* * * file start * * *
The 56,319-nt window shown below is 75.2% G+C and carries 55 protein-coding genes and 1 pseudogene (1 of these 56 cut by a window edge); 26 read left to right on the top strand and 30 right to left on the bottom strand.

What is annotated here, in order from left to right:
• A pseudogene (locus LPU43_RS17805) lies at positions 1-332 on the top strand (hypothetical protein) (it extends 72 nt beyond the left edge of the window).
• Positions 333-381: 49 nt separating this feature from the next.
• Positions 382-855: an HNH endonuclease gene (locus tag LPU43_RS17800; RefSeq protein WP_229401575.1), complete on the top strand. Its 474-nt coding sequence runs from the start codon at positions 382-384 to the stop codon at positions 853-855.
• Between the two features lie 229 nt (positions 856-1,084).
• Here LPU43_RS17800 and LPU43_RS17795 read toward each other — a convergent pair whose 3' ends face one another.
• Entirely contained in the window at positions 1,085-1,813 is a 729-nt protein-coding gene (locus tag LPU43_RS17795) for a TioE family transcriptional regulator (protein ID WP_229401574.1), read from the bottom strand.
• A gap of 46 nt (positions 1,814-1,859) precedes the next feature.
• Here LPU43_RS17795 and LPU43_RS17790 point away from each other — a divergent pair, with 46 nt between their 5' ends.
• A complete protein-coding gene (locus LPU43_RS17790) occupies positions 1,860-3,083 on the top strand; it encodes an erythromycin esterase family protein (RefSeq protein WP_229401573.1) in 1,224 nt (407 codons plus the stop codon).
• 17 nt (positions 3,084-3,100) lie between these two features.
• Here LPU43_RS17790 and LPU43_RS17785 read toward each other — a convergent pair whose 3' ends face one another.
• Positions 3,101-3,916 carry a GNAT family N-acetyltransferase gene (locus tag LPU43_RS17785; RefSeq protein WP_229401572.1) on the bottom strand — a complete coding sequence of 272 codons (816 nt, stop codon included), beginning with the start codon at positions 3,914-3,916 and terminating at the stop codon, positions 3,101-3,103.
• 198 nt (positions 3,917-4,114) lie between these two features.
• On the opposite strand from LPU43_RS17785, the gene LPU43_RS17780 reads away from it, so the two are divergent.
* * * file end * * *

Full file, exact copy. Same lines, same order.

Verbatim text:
The 56,319-nt window shown below is 75.2% G+C and carries 55 protein-coding genes and 1 pseudogene (1 of these 56 cut by a window edge); 26 read left to right on the top strand and 30 right to left on the bottom strand.

What is annotated here, in order from left to right:
• A pseudogene (locus LPU43_RS17805) lies at positions 1-332 on the top strand (hypothetical protein) (it extends 72 nt beyond the left edge of the window).
• Positions 333-381: 49 nt separating this feature from the next.
• Positions 382-855: an HNH endonuclease gene (locus tag LPU43_RS17800; RefSeq protein WP_229401575.1), complete on the top strand. Its 474-nt coding sequence runs from the start codon at positions 382-384 to the stop codon at positions 853-855.
• Between the two features lie 229 nt (positions 856-1,084).
• Here LPU43_RS17800 and LPU43_RS17795 read toward each other — a convergent pair whose 3' ends face one another.
• Entirely contained in the window at positions 1,085-1,813 is a 729-nt protein-coding gene (locus tag LPU43_RS17795) for a TioE family transcriptional regulator (protein ID WP_229401574.1), read from the bottom strand.
• A gap of 46 nt (positions 1,814-1,859) precedes the next feature.
• Here LPU43_RS17795 and LPU43_RS17790 point away from each other — a divergent pair, with 46 nt between their 5' ends.
• A complete protein-coding gene (locus LPU43_RS17790) occupies positions 1,860-3,083 on the top strand; it encodes an erythromycin esterase family protein (RefSeq protein WP_229401573.1) in 1,224 nt (407 codons plus the stop codon).
• 17 nt (positions 3,084-3,100) lie between these two features.
• Here LPU43_RS17790 and LPU43_RS17785 read toward each other — a convergent pair whose 3' ends face one another.
• Positions 3,101-3,916 carry a GNAT family N-acetyltransferase gene (locus tag LPU43_RS17785; RefSeq protein WP_229401572.1) on the bottom strand — a complete coding sequence of 272 codons (816 nt, stop codon included), beginning with the start codon at positions 3,914-3,916 and terminating at the stop codon, positions 3,101-3,103.
• 198 nt (positions 3,917-4,114) lie between these two features.
• On the opposite strand from LPU43_RS17785, the gene LPU43_RS17780 reads away from it, so the two are divergent.